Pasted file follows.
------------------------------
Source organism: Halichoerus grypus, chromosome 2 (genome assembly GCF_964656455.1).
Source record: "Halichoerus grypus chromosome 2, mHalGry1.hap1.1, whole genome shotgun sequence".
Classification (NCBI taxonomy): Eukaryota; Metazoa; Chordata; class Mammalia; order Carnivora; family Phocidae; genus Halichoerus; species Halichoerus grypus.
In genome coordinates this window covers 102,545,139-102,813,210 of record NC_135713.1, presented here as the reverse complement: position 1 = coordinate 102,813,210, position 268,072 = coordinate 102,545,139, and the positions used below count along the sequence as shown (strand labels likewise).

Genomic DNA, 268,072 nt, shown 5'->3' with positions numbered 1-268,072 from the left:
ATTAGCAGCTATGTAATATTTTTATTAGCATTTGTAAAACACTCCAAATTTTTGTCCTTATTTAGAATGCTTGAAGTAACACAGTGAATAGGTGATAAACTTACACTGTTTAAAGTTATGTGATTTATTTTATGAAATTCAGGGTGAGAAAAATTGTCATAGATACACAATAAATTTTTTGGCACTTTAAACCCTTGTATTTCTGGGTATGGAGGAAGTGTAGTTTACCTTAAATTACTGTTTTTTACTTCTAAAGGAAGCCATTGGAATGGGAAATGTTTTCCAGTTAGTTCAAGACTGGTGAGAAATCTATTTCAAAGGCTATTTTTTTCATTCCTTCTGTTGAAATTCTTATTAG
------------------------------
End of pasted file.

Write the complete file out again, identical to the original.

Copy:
Source organism: Halichoerus grypus, chromosome 2 (genome assembly GCF_964656455.1).
Source record: "Halichoerus grypus chromosome 2, mHalGry1.hap1.1, whole genome shotgun sequence".
Classification (NCBI taxonomy): Eukaryota; Metazoa; Chordata; class Mammalia; order Carnivora; family Phocidae; genus Halichoerus; species Halichoerus grypus.
In genome coordinates this window covers 102,545,139-102,813,210 of record NC_135713.1, presented here as the reverse complement: position 1 = coordinate 102,813,210, position 268,072 = coordinate 102,545,139, and the positions used below count along the sequence as shown (strand labels likewise).

Genomic DNA, 268,072 nt, shown 5'->3' with positions numbered 1-268,072 from the left:
ATTAGCAGCTATGTAATATTTTTATTAGCATTTGTAAAACACTCCAAATTTTTGTCCTTATTTAGAATGCTTGAAGTAACACAGTGAATAGGTGATAAACTTACACTGTTTAAAGTTATGTGATTTATTTTATGAAATTCAGGGTGAGAAAAATTGTCATAGATACACAATAAATTTTTTGGCACTTTAAACCCTTGTATTTCTGGGTATGGAGGAAGTGTAGTTTACCTTAAATTACTGTTTTTTACTTCTAAAGGAAGCCATTGGAATGGGAAATGTTTTCCAGTTAGTTCAAGACTGGTGAGAAATCTATTTCAAAGGCTATTTTTTTCATTCCTTCTGTTGAAATTCTTATTAG